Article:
If a bid were to materialise, it’s likely that BTMU would shutter Nomura’s wholesale division and rely for institutional business on existing arrangements, including its Mitsubishi UFJ Morgan Stanley Securities joint venture. This would be an ignominious end to Japan’s pre-eminent investment bank and broker-dealer, whose recently-initiated global build-out won’t have lasted much longer than the insider trading probe itself.
And of course, the timing couldn’t have been worse for the investment banking industry, coming on the heels of the Libor fixing investigation at Barclays and others. It provides evidence of yet another banking culture beset by corrupt behaviour.
In the circumstances, it was perfectly right that the scandal cost group CEO Kenichi Watanabe his job, along with that of Takumi Shibata, group COO, chairman and CEO of the wholesale vision, and architect of the takeover of the Lehman businesses and the international expansion strategy.
Five other senior executives are also leaving the firm. In a communications blunder, the press release announcing their departure implied they had been all implicated in the scandal and had been fired, although that is not what happened.
Nonetheless, Hitoshi Tada, chairman of Nomura Securities; Yugo Ishida, president of Nomura Asset Management; Yoshinori Go, vice-chairman of Nomura Asia and head of the ASEAN office; Takaaki Naito, CEO of the firm’s India office since March but previously head of asset finance; and Philip Lynch, president and CEO of Nomura in Asia, are all leaving at the end of July.
Lynch, an ex-Lehman banker, had been tipped as a potential candidate to replace then-wholesale division CEO Jesse Bhattal, who was fired at the beginning of the year along with global markets head Tarun Jotwani.
WATANABE HAS BEEN replaced as group CEO by Koji Nagai, president of Nomura Securities. Atsushi Yoshikawa, regional CEO of the Americas, will take over from Shibata as group COO and CEO of the wholesale division. In a back to the future scenario, Lynch has been replaced as Asia CEO by the man he replaced in the role in early 2010, Minoru Shinohara, who at the time went back to Tokyo to run Nomura’s global ECM and DCM businesses. As the most senior executive directly involved with the firm’s new-issue businesses, the highly regarded Shinohara might count himself lucky to still be in a job.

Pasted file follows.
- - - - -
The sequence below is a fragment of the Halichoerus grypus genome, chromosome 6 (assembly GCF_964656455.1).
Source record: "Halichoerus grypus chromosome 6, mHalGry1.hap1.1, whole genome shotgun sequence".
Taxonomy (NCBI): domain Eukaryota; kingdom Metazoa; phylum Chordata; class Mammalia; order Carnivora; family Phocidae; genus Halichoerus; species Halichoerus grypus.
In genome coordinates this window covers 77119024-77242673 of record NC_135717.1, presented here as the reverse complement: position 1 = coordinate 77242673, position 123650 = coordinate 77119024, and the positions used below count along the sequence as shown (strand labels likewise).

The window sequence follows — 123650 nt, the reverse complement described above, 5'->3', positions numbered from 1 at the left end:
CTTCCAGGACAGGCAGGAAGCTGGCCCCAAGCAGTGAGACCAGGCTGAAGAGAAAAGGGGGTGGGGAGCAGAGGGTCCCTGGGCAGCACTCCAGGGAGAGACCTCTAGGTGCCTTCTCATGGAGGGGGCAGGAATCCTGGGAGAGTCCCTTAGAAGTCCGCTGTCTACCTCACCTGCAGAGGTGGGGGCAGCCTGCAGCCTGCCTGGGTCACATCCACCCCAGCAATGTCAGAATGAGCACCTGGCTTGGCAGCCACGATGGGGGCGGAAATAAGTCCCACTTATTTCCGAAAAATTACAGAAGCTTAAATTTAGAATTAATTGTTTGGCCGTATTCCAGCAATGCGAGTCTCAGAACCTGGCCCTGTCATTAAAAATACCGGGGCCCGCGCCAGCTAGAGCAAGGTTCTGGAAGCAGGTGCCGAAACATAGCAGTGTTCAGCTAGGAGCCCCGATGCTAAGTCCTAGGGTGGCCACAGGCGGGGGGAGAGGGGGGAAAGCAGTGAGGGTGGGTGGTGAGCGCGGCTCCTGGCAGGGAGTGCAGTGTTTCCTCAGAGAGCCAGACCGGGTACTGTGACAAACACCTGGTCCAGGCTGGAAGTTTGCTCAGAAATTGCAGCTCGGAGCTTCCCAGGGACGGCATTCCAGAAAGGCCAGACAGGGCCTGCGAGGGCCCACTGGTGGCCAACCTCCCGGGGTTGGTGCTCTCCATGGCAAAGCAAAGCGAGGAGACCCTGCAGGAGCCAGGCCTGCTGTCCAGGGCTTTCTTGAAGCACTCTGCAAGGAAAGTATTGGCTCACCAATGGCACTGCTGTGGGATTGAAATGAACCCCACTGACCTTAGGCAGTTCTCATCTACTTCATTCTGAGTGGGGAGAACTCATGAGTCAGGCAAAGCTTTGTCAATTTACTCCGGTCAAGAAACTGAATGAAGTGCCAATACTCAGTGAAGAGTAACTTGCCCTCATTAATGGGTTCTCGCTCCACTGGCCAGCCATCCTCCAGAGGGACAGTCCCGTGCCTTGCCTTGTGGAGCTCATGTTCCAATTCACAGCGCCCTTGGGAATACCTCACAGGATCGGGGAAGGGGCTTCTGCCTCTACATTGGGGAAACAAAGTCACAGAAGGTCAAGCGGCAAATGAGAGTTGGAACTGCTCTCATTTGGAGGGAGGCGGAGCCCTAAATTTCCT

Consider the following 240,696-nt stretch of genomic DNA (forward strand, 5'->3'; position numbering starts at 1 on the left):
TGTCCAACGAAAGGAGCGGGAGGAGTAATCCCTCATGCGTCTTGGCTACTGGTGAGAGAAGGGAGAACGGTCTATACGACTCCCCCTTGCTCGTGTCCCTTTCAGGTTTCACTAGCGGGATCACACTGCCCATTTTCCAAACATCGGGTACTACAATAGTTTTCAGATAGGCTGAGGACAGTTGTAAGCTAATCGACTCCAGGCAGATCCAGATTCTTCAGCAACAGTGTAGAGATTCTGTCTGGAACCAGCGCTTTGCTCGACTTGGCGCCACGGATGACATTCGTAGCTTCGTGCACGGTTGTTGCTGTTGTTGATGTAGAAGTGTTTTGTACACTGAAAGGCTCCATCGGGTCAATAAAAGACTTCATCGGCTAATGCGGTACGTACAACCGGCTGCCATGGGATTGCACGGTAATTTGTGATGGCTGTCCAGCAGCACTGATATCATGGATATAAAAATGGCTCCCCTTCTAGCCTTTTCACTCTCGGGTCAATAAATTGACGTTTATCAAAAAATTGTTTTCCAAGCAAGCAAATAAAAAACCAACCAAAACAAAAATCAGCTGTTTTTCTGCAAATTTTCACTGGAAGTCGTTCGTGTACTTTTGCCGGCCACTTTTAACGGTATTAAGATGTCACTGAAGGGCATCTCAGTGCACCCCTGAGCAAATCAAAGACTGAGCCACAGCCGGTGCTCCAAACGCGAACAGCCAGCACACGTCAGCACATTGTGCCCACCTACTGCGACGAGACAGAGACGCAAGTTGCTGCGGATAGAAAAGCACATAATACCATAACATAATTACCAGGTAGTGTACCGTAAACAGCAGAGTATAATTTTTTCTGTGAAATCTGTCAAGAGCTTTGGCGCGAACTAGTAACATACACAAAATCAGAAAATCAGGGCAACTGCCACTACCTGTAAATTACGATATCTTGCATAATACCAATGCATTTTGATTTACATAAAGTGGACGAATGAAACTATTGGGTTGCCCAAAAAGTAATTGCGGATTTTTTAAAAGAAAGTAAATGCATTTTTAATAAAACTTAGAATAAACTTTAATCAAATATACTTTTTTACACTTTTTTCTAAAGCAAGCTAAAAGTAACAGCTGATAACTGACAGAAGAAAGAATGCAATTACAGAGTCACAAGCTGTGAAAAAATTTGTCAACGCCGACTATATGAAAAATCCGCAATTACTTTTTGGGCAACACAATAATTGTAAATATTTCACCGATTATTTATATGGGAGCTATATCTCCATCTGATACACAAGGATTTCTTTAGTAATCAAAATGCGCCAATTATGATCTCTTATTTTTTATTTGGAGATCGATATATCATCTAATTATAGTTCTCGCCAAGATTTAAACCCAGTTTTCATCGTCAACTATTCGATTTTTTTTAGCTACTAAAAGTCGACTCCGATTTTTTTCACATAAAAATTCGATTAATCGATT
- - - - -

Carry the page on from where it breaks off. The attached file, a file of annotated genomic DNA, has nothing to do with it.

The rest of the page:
It provides evidence of yet another banking culture beset by corrupt behaviour
What I find so shocking is that market participants glibly say that passing inside information in Japan’s capital markets is common practice. SMBC Nikko was rapped over the knuckles with a business improvement order after board members were found to have passed inside information around parent Sumitomo Mitsui Financial Group’s ¥953bn equity offering in January 2009; while JP Morgan is being investigated over the passing to a hedge fund of non-public information about Nippon Sheet Glass’s ¥37bn equity offering, on which it was joint global co-ordinator.
The Nomura investigation uncovered a culture of sleaze at the heart of the firm’s equity deal-making engine. The syndicate desk passed inside information about follow-on stock offerings in Tepco, Inpex and Mizuho to the institutional sales desk, which then passed them to clients.
Nomura not only pocketed the underwriting fees on the deals; it also picked up the stock borrow when clients it had illegally tipped off shorted the stock and it earned the brokerage commission when those same clients bought shares to settle the trades. Nomura has admitted it’s highly possible that there were more cases than the three already identified.
THE IMPACT OF the scandal has already been felt: Nomura was kicked off the government’s US$6bn Japan Tobacco share sale as well as debt deals by Japan Finance Housing Agency and Saitama Resona Bank.
The investigation has been ongoing for almost two years – not too long after Nomura acquired Lehman Brothers’ businesses in Europe and Asia and set out on a path to stake a bigger claim of the international investment banking and global markets wallet.
I’d already said back in January in a blog entitled: “Nomura should ditch its global ambitions” that this initiative was flagging, that the firm was struggling to make headway and that it should scale down and sequence its ambitions or stick to its home market. That blog caused a major blow-up at senior management levels of the firm in Tokyo. But with this fiasco, it appears that that’s what they may well end up doing.
Where the scandal leaves Nomura is anyone’s guess. At Thursday’s press conference, newly-appointed CEO Nagai said rather ominously: “We will make bold choices about what we focus on” and spoke of a new global strategy, saying the firm would not simply stick to how it did things in the past.
On the analyst call, Yoshikawa said, in equally ominous fashion: “We will review our strategy for the wholesale business operations.” The wholesale division is already in the midst of a severe cost-cutting drive. We’ll have to wait and see what the two new top executives were referring to, but I have a feeling that we’re nowhere near the end of this saga.
(This is an updated version of the Keith Mullin commentary: “Takeover talk surrounds Nomura as senior execs walk”)